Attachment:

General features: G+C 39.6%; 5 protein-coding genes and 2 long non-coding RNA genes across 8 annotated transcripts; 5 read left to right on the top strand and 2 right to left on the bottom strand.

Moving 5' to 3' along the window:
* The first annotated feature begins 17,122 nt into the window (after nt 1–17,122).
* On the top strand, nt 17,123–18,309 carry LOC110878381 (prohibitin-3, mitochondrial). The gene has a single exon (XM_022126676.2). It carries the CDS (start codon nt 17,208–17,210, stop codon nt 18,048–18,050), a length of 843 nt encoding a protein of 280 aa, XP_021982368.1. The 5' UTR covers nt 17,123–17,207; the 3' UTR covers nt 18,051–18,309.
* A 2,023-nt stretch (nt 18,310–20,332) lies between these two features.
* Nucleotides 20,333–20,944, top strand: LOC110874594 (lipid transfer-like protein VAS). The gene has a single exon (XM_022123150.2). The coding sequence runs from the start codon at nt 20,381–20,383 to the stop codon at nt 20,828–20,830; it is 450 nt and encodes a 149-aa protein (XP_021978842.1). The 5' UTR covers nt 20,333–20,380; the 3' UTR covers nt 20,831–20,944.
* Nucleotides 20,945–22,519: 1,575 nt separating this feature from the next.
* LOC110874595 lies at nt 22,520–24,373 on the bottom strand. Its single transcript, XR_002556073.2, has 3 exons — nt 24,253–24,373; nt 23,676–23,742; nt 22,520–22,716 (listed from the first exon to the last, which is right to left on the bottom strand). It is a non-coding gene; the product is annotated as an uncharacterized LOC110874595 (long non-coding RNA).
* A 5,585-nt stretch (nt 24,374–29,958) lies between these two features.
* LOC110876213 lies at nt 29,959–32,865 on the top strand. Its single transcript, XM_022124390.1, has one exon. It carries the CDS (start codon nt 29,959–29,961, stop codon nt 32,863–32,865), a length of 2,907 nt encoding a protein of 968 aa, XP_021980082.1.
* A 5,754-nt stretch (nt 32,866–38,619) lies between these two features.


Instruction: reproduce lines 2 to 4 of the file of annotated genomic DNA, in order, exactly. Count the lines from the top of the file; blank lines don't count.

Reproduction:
Moving 5' to 3' along the window:
* The first annotated feature begins 17,122 nt into the window (after nt 1–17,122).
* On the top strand, nt 17,123–18,309 carry LOC110878381 (prohibitin-3, mitochondrial). The gene has a single exon (XM_022126676.2). It carries the CDS (start codon nt 17,208–17,210, stop codon nt 18,048–18,050), a length of 843 nt encoding a protein of 280 aa, XP_021982368.1. The 5' UTR covers nt 17,123–17,207; the 3' UTR covers nt 18,051–18,309.